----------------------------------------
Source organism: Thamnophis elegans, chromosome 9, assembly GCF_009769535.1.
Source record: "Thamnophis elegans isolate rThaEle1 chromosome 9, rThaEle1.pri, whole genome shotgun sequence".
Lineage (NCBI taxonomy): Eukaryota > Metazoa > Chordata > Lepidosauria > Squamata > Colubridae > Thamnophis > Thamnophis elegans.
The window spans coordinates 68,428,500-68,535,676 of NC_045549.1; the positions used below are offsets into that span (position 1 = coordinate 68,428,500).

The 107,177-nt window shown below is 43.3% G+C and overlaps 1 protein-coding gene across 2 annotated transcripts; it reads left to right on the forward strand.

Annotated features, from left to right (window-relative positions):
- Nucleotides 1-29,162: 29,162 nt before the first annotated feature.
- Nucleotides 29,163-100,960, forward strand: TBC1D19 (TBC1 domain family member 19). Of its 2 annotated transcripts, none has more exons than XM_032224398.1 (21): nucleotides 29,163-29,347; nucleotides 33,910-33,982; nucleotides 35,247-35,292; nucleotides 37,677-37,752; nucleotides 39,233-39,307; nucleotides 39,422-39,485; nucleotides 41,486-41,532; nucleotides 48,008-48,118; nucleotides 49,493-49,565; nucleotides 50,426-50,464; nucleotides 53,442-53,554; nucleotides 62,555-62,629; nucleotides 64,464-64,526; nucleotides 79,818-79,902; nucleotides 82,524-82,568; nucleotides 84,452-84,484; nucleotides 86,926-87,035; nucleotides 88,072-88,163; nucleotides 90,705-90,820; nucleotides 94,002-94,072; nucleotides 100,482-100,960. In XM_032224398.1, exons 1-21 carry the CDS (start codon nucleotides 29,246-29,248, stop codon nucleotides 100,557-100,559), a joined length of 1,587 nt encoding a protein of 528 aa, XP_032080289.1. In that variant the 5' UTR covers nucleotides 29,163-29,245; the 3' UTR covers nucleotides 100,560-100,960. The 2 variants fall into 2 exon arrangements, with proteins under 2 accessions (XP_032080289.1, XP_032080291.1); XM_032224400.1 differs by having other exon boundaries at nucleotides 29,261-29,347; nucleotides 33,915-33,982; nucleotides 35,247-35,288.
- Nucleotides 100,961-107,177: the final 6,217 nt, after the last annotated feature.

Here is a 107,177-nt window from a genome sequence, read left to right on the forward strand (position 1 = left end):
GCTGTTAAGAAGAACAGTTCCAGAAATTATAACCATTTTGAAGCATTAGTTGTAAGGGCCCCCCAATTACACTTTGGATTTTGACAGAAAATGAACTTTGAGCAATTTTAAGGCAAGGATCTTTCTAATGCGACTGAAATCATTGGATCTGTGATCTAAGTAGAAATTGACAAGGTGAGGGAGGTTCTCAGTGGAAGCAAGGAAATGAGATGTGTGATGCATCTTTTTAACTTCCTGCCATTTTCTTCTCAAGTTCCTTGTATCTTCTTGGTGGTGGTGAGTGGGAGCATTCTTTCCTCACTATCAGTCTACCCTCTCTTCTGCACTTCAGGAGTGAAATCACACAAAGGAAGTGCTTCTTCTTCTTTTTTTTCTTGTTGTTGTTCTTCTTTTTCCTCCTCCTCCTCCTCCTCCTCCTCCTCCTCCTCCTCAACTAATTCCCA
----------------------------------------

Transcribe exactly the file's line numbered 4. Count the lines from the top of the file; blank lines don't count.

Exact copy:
The window spans coordinates 68,428,500-68,535,676 of NC_045549.1; the positions used below are offsets into that span (position 1 = coordinate 68,428,500).